2. Tracking performance

You will need timesheet data to answer basic questions about how projects (or the company as a whole) are doing. Are you on a budget? Will you make a profit? Again, if there are no profits, people can’t get paid (or get other fun perks).

3. Improving estimation

Humans are notoriously bad at estimating. Without time tracking data to validate against, you will continue to make the same mistakes over and over, and each time, the team will feel the pressure of those bad estimates.

Achieving compliance becomes considerably more likely once your team wholeheartedly grasps these compelling reasons. However, it is prudent to anticipate the need for some degree of enforcement. Clearly communicate the expectations regarding what needs to be tracked and when. Moreover, be consistent in following up when individuals fall short, making it a habitual practice for all. If you’re looking for ways to make time tracking fun for your team, check this out.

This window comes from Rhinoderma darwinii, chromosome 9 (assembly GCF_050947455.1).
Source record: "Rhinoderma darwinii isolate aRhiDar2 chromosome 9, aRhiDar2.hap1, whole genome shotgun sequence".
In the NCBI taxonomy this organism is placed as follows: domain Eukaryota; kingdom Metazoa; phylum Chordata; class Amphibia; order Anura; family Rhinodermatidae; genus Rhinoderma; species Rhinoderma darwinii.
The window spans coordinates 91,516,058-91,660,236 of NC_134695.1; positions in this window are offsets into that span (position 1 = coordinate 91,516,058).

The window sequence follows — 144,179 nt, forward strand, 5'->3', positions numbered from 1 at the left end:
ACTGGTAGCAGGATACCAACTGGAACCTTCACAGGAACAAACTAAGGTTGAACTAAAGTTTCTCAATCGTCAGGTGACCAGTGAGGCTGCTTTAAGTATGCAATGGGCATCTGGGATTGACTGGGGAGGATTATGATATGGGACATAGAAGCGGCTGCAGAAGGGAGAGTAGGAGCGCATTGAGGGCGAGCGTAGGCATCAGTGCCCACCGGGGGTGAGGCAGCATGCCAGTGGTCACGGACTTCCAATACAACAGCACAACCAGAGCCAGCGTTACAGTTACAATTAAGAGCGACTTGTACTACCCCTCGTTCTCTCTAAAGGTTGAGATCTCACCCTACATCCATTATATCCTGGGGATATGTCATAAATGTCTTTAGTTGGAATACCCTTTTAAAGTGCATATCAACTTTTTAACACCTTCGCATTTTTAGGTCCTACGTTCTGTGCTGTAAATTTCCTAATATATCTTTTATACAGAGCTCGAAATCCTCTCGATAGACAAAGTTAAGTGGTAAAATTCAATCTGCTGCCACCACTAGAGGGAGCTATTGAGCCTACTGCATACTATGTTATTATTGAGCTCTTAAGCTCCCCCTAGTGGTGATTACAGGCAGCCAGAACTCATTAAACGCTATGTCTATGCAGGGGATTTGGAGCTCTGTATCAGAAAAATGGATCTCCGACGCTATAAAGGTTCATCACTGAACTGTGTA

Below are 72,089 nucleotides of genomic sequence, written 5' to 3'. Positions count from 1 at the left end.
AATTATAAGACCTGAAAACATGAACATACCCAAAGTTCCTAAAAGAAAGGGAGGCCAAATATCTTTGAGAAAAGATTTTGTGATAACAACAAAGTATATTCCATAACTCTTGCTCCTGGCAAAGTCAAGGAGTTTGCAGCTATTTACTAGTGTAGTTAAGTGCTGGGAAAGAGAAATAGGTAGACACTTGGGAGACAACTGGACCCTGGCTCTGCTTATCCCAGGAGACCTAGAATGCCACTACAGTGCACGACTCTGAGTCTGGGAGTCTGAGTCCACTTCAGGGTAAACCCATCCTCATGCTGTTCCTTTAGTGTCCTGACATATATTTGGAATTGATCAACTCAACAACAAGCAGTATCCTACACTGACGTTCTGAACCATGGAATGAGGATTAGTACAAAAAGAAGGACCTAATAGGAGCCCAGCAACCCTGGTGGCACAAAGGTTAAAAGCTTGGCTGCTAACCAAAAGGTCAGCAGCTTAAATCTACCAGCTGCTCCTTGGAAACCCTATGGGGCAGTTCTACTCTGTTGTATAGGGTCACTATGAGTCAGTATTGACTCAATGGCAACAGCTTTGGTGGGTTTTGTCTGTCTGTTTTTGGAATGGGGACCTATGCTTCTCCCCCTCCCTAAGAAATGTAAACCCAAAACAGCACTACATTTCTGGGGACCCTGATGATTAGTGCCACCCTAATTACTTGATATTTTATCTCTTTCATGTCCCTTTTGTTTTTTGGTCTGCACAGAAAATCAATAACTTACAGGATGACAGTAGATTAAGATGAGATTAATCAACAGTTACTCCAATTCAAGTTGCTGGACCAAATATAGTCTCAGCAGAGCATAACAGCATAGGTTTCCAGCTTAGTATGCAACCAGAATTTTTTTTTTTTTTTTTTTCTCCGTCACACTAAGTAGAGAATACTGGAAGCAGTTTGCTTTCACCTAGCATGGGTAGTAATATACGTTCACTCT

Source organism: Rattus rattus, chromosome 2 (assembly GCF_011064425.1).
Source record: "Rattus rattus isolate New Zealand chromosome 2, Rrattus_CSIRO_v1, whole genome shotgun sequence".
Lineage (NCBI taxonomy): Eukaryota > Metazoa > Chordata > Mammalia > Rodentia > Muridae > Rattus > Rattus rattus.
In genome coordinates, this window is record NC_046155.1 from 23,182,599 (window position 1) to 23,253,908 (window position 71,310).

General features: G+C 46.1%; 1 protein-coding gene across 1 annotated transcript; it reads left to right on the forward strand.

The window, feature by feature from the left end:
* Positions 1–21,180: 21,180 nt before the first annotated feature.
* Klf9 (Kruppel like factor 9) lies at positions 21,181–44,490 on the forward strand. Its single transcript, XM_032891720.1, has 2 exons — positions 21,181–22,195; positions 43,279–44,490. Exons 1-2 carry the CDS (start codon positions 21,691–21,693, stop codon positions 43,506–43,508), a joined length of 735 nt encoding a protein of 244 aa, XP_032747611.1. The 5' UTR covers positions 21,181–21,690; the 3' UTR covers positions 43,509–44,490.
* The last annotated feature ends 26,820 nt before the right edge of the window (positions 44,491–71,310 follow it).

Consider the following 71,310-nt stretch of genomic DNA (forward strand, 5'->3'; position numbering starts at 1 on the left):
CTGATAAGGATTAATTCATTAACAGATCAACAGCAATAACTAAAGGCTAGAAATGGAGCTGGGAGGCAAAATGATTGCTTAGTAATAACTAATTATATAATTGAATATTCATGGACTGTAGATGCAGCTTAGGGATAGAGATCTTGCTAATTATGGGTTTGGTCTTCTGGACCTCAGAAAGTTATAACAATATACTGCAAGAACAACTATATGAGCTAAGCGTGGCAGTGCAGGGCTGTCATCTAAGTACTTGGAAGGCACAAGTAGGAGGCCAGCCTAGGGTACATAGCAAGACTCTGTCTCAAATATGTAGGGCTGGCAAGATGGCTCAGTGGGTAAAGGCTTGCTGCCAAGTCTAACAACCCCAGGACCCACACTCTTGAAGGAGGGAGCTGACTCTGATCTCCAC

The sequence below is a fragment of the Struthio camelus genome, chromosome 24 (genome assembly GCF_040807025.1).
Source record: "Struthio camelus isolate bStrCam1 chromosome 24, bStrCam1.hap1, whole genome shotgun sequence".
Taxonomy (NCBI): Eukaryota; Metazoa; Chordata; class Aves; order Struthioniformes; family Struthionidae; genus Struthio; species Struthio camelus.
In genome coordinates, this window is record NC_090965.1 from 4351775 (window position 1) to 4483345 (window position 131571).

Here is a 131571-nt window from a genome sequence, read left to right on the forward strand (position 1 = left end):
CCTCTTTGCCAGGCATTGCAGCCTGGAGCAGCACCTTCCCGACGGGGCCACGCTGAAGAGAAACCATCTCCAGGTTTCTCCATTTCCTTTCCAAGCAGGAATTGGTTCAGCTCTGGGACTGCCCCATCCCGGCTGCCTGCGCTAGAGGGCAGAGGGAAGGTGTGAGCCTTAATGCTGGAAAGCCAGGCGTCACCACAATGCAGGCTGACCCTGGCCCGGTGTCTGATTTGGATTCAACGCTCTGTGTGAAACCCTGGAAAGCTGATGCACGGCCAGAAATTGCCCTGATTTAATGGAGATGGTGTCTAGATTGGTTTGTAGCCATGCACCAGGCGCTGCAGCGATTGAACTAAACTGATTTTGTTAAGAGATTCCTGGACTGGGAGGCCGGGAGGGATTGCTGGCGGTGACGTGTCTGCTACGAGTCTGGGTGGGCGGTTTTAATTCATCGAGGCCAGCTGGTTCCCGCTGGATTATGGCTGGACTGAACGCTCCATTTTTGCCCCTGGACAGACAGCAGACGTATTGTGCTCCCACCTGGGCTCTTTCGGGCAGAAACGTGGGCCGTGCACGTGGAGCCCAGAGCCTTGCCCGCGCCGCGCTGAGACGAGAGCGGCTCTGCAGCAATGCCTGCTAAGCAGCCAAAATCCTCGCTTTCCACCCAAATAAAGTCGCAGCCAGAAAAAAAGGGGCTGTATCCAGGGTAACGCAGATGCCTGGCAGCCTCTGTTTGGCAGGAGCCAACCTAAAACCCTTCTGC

Inaccurate data

Inaccurate data is worse than missing data because it’s harder to spot. Everything can look just dandy, but if the data is actually bad, any decision you make based on it will also be bad. Examples of this include “guesstimated” time entries, time logged to the wrong place, or time sheets manipulated to meet certain expectations.

How does inaccurate data get into our system, and how can we avoid it? There are four main sources that we see over and over:

1. Timeliness

When people don’t record their time promptly, they forget stuff. As a result, time sheets end up either as a set of guesses or eerily similar to the budgeted amounts. Either way, accuracy goes out the window. Time tracking should be done daily, preferably with timers, to combat this issue. Another option is to let AI-based tools like TimeBro or Timely help fill any gaps.